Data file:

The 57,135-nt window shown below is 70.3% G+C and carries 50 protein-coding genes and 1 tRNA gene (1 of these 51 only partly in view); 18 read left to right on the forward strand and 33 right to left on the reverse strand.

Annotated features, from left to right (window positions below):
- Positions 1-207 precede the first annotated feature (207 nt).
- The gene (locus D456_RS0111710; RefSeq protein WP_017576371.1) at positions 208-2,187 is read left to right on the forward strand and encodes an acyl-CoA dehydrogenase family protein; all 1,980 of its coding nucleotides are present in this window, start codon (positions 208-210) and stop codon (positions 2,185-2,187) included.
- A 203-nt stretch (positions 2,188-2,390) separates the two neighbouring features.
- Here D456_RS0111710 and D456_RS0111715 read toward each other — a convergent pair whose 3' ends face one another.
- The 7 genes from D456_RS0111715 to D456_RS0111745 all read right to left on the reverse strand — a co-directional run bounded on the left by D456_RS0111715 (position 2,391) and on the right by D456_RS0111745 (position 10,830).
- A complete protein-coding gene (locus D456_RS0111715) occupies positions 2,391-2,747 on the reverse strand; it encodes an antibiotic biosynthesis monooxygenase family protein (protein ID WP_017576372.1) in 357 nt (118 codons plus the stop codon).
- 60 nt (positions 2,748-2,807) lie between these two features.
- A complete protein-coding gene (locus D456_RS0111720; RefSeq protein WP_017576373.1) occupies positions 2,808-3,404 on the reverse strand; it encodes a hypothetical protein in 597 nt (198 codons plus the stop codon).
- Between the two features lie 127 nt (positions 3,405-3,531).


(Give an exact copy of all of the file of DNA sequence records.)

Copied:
The 57,135-nt window shown below is 70.3% G+C and carries 50 protein-coding genes and 1 tRNA gene (1 of these 51 only partly in view); 18 read left to right on the forward strand and 33 right to left on the reverse strand.

Annotated features, from left to right (window positions below):
- Positions 1-207 precede the first annotated feature (207 nt).
- The gene (locus D456_RS0111710; RefSeq protein WP_017576371.1) at positions 208-2,187 is read left to right on the forward strand and encodes an acyl-CoA dehydrogenase family protein; all 1,980 of its coding nucleotides are present in this window, start codon (positions 208-210) and stop codon (positions 2,185-2,187) included.
- A 203-nt stretch (positions 2,188-2,390) separates the two neighbouring features.
- Here D456_RS0111710 and D456_RS0111715 read toward each other — a convergent pair whose 3' ends face one another.
- The 7 genes from D456_RS0111715 to D456_RS0111745 all read right to left on the reverse strand — a co-directional run bounded on the left by D456_RS0111715 (position 2,391) and on the right by D456_RS0111745 (position 10,830).
- A complete protein-coding gene (locus D456_RS0111715) occupies positions 2,391-2,747 on the reverse strand; it encodes an antibiotic biosynthesis monooxygenase family protein (protein ID WP_017576372.1) in 357 nt (118 codons plus the stop codon).
- 60 nt (positions 2,748-2,807) lie between these two features.
- A complete protein-coding gene (locus D456_RS0111720; RefSeq protein WP_017576373.1) occupies positions 2,808-3,404 on the reverse strand; it encodes a hypothetical protein in 597 nt (198 codons plus the stop codon).
- Between the two features lie 127 nt (positions 3,405-3,531).